Tuesday, October 30, 2012

Into Ecuador

After taking a brief respite from life on the road, Matt and I bid farewell to Colombia's coffee region and approached what we were warned was one of the most dangerous borders on the planet.  After many police checkpoints and luggage searches, rerouting of the bus route due to a possible car bomb, and the usual incredibly confusing bus terminal changes, we arrived exhausted but safe in Ecuador.  The first stop was Odovallo, a high mountain indiginious town that hosts the largest market in the continent every Saturday.  A morning spent honing my bartering skills in the midst of countless food, artisan crafts, and livestock sales, and I soon had filled my backpack completely.  No more markets for me!

From there, we spent a day in Quito, before escaping the sprawling chaos of the capitol city for the more remote mountain town of Latatunga.  Surrounded by active and inactive volcanoes, we got a few days of great trekking in.  Next, we´re planning on checking out the thermal springs in Banos and possibly volunteering on a farm for a few days before heading to Peru.

It´s hard to believe the trip is already half over.  Time certainly flies, except for during this morning´s endless and over crowded bus ride which found me paying a terrible price for the folly of ingesting some questionable food items for breakfast.  I have been quite cavalier about eating just about everything up to this point, so I guess I deserved it.  Lessons learned: south american busses require an empty stomach and little to no regard for personal safety or space.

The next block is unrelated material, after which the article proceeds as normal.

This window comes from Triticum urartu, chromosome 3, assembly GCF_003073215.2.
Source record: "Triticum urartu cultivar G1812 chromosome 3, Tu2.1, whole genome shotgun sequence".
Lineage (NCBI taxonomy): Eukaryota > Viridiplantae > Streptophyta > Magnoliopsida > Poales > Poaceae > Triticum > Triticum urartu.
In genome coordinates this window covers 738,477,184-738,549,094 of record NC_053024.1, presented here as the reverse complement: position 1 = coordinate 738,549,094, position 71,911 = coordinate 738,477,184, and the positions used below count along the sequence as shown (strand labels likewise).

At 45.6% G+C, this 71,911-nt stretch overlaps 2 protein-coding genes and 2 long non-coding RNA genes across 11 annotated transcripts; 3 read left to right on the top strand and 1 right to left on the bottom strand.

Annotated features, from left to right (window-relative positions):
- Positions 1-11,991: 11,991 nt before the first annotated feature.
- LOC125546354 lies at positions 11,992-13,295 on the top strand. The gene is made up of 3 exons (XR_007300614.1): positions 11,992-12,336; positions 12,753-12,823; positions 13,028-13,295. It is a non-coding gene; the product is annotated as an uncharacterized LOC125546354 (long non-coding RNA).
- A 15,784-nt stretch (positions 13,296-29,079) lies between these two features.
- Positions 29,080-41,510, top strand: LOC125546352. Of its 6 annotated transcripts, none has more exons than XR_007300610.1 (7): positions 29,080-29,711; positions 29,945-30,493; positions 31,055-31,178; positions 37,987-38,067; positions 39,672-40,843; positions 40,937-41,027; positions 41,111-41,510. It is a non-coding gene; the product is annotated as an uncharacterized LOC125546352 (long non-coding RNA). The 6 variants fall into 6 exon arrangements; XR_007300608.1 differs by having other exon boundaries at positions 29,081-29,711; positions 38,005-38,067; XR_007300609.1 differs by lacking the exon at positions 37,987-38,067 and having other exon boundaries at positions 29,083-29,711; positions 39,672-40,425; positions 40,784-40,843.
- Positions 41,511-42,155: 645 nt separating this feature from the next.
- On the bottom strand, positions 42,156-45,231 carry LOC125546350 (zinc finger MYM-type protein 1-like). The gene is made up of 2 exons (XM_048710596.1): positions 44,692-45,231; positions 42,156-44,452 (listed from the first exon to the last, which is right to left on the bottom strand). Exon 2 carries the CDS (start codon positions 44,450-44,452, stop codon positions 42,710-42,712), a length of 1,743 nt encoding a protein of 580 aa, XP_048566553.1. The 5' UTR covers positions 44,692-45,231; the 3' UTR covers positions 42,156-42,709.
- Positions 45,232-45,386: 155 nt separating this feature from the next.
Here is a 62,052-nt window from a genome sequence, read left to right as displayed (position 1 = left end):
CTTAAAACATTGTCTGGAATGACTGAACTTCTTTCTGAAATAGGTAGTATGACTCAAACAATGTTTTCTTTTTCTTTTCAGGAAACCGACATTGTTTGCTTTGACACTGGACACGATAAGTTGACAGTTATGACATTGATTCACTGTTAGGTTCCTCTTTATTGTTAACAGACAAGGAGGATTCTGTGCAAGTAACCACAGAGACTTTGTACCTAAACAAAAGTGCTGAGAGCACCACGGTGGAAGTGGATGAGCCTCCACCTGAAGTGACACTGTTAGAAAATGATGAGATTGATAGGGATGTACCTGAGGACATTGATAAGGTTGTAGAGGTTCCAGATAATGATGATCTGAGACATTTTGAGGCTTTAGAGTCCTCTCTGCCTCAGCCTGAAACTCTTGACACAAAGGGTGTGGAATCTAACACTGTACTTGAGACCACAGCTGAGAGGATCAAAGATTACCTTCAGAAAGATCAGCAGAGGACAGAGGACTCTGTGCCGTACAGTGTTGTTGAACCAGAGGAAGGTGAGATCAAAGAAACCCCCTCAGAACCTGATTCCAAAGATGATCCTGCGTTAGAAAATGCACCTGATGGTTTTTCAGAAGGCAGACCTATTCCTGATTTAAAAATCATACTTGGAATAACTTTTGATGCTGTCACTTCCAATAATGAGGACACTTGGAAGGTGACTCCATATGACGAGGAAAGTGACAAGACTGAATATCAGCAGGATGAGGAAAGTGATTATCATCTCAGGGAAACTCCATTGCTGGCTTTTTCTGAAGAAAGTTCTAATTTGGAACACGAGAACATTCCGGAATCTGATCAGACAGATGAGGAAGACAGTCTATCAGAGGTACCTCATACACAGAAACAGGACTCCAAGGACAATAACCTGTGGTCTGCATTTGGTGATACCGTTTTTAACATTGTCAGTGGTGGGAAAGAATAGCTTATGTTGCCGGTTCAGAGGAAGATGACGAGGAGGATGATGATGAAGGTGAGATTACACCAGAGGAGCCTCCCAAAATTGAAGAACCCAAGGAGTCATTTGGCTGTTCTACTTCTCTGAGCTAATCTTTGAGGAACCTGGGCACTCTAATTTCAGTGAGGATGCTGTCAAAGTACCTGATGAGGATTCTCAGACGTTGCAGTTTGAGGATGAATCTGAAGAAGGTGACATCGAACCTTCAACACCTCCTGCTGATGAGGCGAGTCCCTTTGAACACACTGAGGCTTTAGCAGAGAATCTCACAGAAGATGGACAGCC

Colonial architecture is a trademark of Colombian towns
Picking up some steak for dinner
What looks funnier than a gringo walking around latin America in blue jeans, t shirt, and flip flops? A gringo walking around in blue jeans and native Ecuadorian clothing, of course.
All sorts of fruit and vegetables on offer at the market
View of Quito´s Basilica from our hostel
Hiking around the rim of a 12,000 + foot tall extint volcano
Getting our Indiana Jones on with some river crossings
A market speciality, extremely fresh (and grinning) roasted pork, cut and served to order
Unbeknownst to me, Ecuadorian dogs can fly
Despite being originally turned away for arriving after hours, a friendly security guard let Matt and I in to see the Natural History museam of Popayan, giving us a high speed personalized tour
The Santuario Las Lojas, just before the Colombian Ecuador border.
A small llama farmer´s shelter inside the volcano crater

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